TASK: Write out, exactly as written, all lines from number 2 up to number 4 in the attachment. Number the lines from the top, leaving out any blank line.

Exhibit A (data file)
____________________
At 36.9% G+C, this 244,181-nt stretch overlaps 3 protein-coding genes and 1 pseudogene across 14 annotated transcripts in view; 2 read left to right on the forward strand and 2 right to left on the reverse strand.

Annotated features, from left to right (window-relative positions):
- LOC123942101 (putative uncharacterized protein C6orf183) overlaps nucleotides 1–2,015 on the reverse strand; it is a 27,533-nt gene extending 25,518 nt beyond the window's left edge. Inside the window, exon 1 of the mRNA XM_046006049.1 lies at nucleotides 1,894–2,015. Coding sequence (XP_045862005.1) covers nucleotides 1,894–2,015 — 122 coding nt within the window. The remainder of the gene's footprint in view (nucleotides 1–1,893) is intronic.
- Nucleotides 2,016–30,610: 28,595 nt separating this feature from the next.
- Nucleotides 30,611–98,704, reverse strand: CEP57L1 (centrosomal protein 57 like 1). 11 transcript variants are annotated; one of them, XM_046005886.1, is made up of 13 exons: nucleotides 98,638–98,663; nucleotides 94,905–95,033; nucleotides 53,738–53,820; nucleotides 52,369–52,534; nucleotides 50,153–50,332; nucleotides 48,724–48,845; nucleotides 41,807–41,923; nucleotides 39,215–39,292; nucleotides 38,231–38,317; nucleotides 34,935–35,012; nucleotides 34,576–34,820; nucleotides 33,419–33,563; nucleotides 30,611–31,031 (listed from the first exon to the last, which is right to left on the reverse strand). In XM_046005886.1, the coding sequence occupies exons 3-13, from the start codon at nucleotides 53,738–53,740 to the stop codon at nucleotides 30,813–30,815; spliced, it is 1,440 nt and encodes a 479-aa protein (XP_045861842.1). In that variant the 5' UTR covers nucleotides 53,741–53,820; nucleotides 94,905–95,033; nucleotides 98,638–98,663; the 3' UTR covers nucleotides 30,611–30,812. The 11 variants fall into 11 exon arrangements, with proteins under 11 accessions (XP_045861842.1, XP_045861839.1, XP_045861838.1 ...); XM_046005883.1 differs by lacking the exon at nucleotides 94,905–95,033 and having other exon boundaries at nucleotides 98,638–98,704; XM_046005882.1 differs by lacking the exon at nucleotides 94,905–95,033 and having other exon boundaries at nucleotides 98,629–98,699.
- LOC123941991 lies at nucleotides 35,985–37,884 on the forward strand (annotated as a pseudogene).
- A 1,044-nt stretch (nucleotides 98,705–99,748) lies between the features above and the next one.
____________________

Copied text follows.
Annotated features, from left to right (window-relative positions):
- LOC123942101 (putative uncharacterized protein C6orf183) overlaps nucleotides 1–2,015 on the reverse strand; it is a 27,533-nt gene extending 25,518 nt beyond the window's left edge. Inside the window, exon 1 of the mRNA XM_046006049.1 lies at nucleotides 1,894–2,015. Coding sequence (XP_045862005.1) covers nucleotides 1,894–2,015 — 122 coding nt within the window. The remainder of the gene's footprint in view (nucleotides 1–1,893) is intronic.
- Nucleotides 2,016–30,610: 28,595 nt separating this feature from the next.